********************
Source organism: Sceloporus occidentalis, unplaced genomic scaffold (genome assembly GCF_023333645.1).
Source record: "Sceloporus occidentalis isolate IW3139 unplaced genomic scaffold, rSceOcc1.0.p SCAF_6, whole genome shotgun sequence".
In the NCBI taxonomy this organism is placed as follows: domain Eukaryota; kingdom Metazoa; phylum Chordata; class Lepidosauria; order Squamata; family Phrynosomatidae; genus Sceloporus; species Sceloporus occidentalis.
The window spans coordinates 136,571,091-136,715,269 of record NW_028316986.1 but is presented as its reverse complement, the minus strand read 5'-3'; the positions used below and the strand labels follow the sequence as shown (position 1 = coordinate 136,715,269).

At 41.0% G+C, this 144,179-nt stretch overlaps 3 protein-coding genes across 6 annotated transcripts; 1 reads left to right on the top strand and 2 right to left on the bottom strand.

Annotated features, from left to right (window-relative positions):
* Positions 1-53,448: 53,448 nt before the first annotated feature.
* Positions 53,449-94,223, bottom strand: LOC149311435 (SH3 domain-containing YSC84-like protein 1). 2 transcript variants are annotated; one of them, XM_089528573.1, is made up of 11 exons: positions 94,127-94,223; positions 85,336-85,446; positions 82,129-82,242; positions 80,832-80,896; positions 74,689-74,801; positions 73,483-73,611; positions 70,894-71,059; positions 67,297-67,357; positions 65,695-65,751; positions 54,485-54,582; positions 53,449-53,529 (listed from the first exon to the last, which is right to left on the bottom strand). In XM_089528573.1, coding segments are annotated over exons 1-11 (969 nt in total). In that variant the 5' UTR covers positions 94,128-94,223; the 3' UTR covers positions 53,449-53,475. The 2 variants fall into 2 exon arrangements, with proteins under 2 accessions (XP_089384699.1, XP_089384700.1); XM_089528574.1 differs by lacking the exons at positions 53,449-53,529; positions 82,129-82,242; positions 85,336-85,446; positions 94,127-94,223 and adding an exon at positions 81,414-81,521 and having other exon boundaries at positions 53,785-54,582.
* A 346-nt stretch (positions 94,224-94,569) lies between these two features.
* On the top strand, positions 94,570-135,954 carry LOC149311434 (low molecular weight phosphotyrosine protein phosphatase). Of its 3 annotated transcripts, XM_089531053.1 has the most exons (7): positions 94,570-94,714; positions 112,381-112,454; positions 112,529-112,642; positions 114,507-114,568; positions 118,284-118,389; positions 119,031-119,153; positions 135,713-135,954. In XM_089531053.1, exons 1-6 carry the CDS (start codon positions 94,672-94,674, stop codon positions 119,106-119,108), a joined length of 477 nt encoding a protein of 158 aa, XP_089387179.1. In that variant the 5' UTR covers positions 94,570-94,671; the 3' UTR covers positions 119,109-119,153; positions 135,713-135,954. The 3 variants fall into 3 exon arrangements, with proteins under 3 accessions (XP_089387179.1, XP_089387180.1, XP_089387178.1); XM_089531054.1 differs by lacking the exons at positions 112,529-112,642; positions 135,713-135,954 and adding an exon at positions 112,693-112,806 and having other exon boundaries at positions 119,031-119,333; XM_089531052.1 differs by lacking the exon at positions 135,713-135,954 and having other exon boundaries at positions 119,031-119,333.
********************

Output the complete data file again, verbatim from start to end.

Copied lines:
Source organism: Sceloporus occidentalis, unplaced genomic scaffold (genome assembly GCF_023333645.1).
Source record: "Sceloporus occidentalis isolate IW3139 unplaced genomic scaffold, rSceOcc1.0.p SCAF_6, whole genome shotgun sequence".
In the NCBI taxonomy this organism is placed as follows: domain Eukaryota; kingdom Metazoa; phylum Chordata; class Lepidosauria; order Squamata; family Phrynosomatidae; genus Sceloporus; species Sceloporus occidentalis.
The window spans coordinates 136,571,091-136,715,269 of record NW_028316986.1 but is presented as its reverse complement, the minus strand read 5'-3'; the positions used below and the strand labels follow the sequence as shown (position 1 = coordinate 136,715,269).

At 41.0% G+C, this 144,179-nt stretch overlaps 3 protein-coding genes across 6 annotated transcripts; 1 reads left to right on the top strand and 2 right to left on the bottom strand.

Annotated features, from left to right (window-relative positions):
* Positions 1-53,448: 53,448 nt before the first annotated feature.
* Positions 53,449-94,223, bottom strand: LOC149311435 (SH3 domain-containing YSC84-like protein 1). 2 transcript variants are annotated; one of them, XM_089528573.1, is made up of 11 exons: positions 94,127-94,223; positions 85,336-85,446; positions 82,129-82,242; positions 80,832-80,896; positions 74,689-74,801; positions 73,483-73,611; positions 70,894-71,059; positions 67,297-67,357; positions 65,695-65,751; positions 54,485-54,582; positions 53,449-53,529 (listed from the first exon to the last, which is right to left on the bottom strand). In XM_089528573.1, coding segments are annotated over exons 1-11 (969 nt in total). In that variant the 5' UTR covers positions 94,128-94,223; the 3' UTR covers positions 53,449-53,475. The 2 variants fall into 2 exon arrangements, with proteins under 2 accessions (XP_089384699.1, XP_089384700.1); XM_089528574.1 differs by lacking the exons at positions 53,449-53,529; positions 82,129-82,242; positions 85,336-85,446; positions 94,127-94,223 and adding an exon at positions 81,414-81,521 and having other exon boundaries at positions 53,785-54,582.
* A 346-nt stretch (positions 94,224-94,569) lies between these two features.
* On the top strand, positions 94,570-135,954 carry LOC149311434 (low molecular weight phosphotyrosine protein phosphatase). Of its 3 annotated transcripts, XM_089531053.1 has the most exons (7): positions 94,570-94,714; positions 112,381-112,454; positions 112,529-112,642; positions 114,507-114,568; positions 118,284-118,389; positions 119,031-119,153; positions 135,713-135,954. In XM_089531053.1, exons 1-6 carry the CDS (start codon positions 94,672-94,674, stop codon positions 119,106-119,108), a joined length of 477 nt encoding a protein of 158 aa, XP_089387179.1. In that variant the 5' UTR covers positions 94,570-94,671; the 3' UTR covers positions 119,109-119,153; positions 135,713-135,954. The 3 variants fall into 3 exon arrangements, with proteins under 3 accessions (XP_089387179.1, XP_089387180.1, XP_089387178.1); XM_089531054.1 differs by lacking the exons at positions 112,529-112,642; positions 135,713-135,954 and adding an exon at positions 112,693-112,806 and having other exon boundaries at positions 119,031-119,333; XM_089531052.1 differs by lacking the exon at positions 135,713-135,954 and having other exon boundaries at positions 119,031-119,333.